Why ‘Girls’ is the Show of Our Generation

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Photo: HBO CC

“I don’t mean to freak you out…but I think I may be the voice of my generation. Or at least voice. Of generation.” Though Hannah Horvath of the HBO comedy series Girls is definitely not meant to be taken seriously with that narcissistic line, the show she is the center of is nothing but a spot-on depiction of young adult millennials.

If you haven’t watched this show before, then please change that. Our generation has not seen a realer show than this one. The characters don’t have their lives together at all, they’re messy, lost, and a little hopeless, but always alongside their iPhones of course.

There’s Hannah, the aspiring writer who cannot hold “any and all paying jobs” even after receiving a  college degree, and is informed in the pilot episode by her parents that they can no longer support her “groovy lifestyle” in New York City. Hannah does not have the body of a model at all, but she can still be found dancing Wednesday nights in see-though mesh tops like we all wish we could.

Next there’s gorgeous Marnie, who does little else besides whine about her ex and creep on his new girlfriend on Facebook, just like the girls we all sort of know in real life. Their friend Jessa is a British hipster who never stays anywhere too long, and her college-student cousin Shoshanna is a hyper Sex and the City-loving girl who abuses sock buns and the phrase ‘oh-em-gee’.

All these characters are ever-changing and complex people, but in a way we can find pieces of ourselves and our friends in every one of them. Girls is insane, provocative, and even when tackling issues such as HIV, abortion, and death, somehow writer and creator (and Hannah’s actress) Lena Dunham gets you laughing every episode. Strange things will happen, such as Hannah getting a Q-tip stuck in her ear for an entire episode (we’ve all wondered if that can happen, right?) , and in another, she needs to help her naked dad walk out of the bathroom after a shower-sex injury. It can be weird, awkward, and downright gross sometimes, but the realism of this show is what makes it great because that’s what life really feels like.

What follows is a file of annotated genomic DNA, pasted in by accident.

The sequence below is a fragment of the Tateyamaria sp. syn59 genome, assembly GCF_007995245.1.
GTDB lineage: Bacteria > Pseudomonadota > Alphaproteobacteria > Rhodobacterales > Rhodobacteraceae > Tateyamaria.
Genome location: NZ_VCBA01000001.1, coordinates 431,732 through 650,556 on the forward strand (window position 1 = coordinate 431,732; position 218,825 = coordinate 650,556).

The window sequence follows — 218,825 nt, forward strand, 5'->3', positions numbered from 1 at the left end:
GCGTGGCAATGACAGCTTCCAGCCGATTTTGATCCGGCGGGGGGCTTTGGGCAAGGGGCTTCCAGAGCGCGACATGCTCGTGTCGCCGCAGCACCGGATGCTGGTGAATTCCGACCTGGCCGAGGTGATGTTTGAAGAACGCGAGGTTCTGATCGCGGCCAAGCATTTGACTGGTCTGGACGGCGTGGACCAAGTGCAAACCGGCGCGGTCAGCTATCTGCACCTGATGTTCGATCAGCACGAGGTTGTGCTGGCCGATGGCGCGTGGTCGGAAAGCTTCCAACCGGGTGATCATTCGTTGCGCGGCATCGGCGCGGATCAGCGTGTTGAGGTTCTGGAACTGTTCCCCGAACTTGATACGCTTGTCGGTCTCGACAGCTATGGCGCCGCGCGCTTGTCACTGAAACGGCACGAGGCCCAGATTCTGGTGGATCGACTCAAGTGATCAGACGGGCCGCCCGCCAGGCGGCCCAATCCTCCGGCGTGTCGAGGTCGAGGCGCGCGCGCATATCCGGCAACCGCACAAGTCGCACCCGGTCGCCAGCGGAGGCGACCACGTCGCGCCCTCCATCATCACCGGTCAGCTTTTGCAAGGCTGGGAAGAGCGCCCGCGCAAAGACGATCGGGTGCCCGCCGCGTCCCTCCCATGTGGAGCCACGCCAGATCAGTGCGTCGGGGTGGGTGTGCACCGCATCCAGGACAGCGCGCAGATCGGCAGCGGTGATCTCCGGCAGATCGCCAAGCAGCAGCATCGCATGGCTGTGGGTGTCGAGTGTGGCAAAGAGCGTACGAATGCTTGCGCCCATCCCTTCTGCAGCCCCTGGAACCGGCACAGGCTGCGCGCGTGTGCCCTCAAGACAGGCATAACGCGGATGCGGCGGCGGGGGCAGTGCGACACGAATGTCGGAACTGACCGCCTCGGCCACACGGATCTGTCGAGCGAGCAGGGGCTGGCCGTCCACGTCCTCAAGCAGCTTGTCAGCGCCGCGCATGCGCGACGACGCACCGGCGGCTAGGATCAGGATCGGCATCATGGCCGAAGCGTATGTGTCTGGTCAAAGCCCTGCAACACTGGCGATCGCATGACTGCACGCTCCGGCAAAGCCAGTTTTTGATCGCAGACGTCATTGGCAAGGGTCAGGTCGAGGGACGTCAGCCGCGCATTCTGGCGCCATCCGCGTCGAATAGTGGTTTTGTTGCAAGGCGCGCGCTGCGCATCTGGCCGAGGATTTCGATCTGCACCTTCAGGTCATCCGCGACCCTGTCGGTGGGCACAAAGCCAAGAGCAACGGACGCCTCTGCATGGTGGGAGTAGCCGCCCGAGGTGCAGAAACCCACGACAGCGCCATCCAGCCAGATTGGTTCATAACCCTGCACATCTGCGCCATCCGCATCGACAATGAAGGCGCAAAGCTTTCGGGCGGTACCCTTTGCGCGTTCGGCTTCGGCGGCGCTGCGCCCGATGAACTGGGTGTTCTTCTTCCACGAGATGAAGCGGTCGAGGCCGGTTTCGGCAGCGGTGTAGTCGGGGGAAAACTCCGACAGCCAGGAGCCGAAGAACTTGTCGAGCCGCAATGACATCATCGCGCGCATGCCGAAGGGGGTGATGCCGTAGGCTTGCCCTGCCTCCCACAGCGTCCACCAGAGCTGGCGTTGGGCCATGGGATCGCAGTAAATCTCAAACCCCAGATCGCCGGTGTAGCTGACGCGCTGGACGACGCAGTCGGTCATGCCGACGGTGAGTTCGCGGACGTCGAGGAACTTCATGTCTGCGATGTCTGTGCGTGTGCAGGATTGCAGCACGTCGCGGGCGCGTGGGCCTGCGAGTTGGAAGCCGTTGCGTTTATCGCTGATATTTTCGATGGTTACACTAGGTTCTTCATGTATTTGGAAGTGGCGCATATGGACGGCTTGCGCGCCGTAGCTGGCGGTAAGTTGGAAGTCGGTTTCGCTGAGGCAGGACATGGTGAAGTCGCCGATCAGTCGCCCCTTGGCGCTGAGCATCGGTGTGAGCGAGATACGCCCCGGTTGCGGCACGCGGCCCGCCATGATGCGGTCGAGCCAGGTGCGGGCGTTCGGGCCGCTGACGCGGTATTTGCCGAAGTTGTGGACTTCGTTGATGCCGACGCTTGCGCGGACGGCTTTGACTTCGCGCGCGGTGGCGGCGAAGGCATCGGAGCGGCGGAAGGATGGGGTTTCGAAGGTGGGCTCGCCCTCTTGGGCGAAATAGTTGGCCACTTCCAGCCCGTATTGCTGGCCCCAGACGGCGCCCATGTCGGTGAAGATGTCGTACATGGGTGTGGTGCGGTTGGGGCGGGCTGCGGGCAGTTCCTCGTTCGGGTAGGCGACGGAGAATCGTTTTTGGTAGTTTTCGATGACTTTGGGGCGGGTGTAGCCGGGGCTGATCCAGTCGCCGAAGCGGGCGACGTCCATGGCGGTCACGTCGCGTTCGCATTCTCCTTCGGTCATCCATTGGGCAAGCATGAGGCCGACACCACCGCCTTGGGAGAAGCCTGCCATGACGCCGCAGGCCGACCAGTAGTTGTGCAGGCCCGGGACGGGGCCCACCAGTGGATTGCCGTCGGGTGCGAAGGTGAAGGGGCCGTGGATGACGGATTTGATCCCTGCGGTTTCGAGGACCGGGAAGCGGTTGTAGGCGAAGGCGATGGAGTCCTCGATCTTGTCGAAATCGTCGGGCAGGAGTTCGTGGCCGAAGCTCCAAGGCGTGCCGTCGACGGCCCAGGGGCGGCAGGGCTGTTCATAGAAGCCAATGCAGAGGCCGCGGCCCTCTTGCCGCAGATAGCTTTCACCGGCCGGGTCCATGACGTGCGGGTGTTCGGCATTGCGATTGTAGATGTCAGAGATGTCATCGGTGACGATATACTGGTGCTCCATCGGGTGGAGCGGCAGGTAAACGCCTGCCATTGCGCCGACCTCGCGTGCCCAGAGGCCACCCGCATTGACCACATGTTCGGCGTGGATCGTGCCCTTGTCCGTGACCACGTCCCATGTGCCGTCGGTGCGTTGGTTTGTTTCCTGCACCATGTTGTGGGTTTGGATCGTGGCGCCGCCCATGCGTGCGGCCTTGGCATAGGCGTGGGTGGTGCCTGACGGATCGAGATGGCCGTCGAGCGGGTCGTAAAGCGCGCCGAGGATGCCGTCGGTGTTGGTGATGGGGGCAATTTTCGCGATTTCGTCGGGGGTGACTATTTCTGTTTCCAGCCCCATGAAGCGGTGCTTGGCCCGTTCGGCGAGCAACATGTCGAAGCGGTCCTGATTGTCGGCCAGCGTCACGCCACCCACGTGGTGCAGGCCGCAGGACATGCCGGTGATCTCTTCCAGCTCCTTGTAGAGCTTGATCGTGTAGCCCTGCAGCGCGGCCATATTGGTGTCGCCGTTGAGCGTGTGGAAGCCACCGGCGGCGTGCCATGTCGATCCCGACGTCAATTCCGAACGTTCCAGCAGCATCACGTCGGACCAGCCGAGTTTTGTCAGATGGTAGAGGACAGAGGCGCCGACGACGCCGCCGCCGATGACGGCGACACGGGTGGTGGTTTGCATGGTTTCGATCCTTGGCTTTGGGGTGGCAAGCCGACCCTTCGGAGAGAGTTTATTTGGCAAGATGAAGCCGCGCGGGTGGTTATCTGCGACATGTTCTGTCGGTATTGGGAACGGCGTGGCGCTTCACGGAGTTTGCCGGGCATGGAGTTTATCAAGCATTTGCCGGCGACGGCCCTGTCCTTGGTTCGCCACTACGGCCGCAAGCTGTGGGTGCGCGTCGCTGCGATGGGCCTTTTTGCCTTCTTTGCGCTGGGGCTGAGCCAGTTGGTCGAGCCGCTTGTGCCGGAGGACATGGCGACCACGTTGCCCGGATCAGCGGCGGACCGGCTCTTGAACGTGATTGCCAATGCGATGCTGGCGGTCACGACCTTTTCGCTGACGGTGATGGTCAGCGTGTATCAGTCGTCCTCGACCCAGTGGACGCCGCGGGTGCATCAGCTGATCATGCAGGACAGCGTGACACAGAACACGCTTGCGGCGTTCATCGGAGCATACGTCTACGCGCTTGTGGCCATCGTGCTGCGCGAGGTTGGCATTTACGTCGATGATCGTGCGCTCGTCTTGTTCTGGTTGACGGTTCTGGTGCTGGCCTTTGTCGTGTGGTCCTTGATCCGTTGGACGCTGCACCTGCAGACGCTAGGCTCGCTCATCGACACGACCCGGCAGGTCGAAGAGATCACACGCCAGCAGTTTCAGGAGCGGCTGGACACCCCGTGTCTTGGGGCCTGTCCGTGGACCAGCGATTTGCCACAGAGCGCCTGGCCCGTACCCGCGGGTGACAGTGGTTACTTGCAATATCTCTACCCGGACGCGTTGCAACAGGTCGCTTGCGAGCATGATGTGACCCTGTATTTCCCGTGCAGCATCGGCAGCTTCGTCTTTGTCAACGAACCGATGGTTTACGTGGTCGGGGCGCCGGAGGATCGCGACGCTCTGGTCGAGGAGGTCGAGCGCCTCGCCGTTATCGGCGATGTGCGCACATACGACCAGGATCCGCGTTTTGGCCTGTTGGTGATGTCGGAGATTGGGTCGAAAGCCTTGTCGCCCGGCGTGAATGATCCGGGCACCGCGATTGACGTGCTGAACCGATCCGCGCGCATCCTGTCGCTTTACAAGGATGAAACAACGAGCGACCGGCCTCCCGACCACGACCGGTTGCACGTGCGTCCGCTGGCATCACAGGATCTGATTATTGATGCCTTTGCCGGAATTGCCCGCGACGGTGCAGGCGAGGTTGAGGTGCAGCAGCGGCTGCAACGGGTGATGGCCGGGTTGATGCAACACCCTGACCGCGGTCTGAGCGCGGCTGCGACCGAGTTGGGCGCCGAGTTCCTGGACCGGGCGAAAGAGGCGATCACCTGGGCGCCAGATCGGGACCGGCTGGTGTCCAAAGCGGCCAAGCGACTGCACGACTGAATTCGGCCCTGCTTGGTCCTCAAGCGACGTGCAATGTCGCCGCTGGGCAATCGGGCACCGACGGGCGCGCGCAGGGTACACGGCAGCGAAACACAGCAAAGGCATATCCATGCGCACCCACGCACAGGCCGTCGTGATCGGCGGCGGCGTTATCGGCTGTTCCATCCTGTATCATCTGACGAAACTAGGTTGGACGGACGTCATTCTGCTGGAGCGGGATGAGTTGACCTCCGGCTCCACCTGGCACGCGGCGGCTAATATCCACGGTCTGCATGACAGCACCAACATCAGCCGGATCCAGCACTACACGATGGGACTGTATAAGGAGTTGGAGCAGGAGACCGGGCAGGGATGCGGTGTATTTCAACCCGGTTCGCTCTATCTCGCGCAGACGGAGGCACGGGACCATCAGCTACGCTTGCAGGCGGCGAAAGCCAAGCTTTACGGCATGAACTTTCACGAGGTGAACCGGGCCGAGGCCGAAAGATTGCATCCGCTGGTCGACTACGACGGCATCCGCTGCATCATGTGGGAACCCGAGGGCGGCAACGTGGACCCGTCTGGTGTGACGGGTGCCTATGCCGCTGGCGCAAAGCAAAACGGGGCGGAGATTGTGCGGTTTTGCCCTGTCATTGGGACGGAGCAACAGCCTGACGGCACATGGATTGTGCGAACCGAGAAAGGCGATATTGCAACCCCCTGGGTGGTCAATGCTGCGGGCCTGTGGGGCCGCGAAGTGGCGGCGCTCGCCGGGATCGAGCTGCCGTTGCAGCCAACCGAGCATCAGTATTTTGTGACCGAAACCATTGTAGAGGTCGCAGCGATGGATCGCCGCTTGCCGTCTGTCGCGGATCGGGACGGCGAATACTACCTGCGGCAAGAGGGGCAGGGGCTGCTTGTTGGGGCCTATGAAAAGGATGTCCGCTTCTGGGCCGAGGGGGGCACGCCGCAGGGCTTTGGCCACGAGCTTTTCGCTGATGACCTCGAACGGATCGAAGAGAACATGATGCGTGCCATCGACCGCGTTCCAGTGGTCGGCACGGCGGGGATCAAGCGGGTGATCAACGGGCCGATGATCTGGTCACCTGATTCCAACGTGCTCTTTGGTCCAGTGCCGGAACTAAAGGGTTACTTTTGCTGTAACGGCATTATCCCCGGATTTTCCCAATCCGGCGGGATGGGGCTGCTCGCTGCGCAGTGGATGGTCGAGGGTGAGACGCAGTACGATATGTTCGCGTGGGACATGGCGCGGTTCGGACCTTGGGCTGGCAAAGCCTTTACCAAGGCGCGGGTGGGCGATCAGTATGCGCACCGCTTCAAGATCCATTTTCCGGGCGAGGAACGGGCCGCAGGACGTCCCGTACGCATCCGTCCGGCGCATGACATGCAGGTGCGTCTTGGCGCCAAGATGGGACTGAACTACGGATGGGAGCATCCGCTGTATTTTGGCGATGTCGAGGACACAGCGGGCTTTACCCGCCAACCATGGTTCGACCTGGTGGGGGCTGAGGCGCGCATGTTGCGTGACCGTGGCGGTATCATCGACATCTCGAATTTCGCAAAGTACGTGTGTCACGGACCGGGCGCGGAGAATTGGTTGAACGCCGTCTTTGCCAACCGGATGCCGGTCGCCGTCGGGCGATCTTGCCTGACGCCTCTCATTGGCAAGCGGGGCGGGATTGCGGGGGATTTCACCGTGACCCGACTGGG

We are all Marnies, Shoshannas, Hannahs and Jessas. We’re all a little scared of the real world, teetering on the edge of immaturity and adulthood. We all know what Marnie is talking about when she explains,  “The totem of chat… Facebook is the lowest, followed by G-chat, then texting, then email, then phone; face-to-face is of course ideal, but it’s not of this time.”  Many of us spend heaps to attend university only to maybe end up working at a coffee shop. We get dirty pictures not in magazines, but from each other on our phones, and hookup with friends only to act like nothing happened. We stay on the family plan well into our twenties, can be a little self-indulgent, and though we may be broke, we still have those big dreams. We are a crazy generation. It only makes sense to have a crazy show.  Girls is currently on it’s third season on HBO. You can catch up on it on Netflix!

Comments

  1. Mike D'andretti says:

    hey you guys know “Girls” is a satire, right?

  2. Class of 2011 says:

    I’m embarrassed for you as an alum of Emmanuel and a woman in this generation. Don’t let that be the image you identify yourself with, hold yourself to a higher standard.

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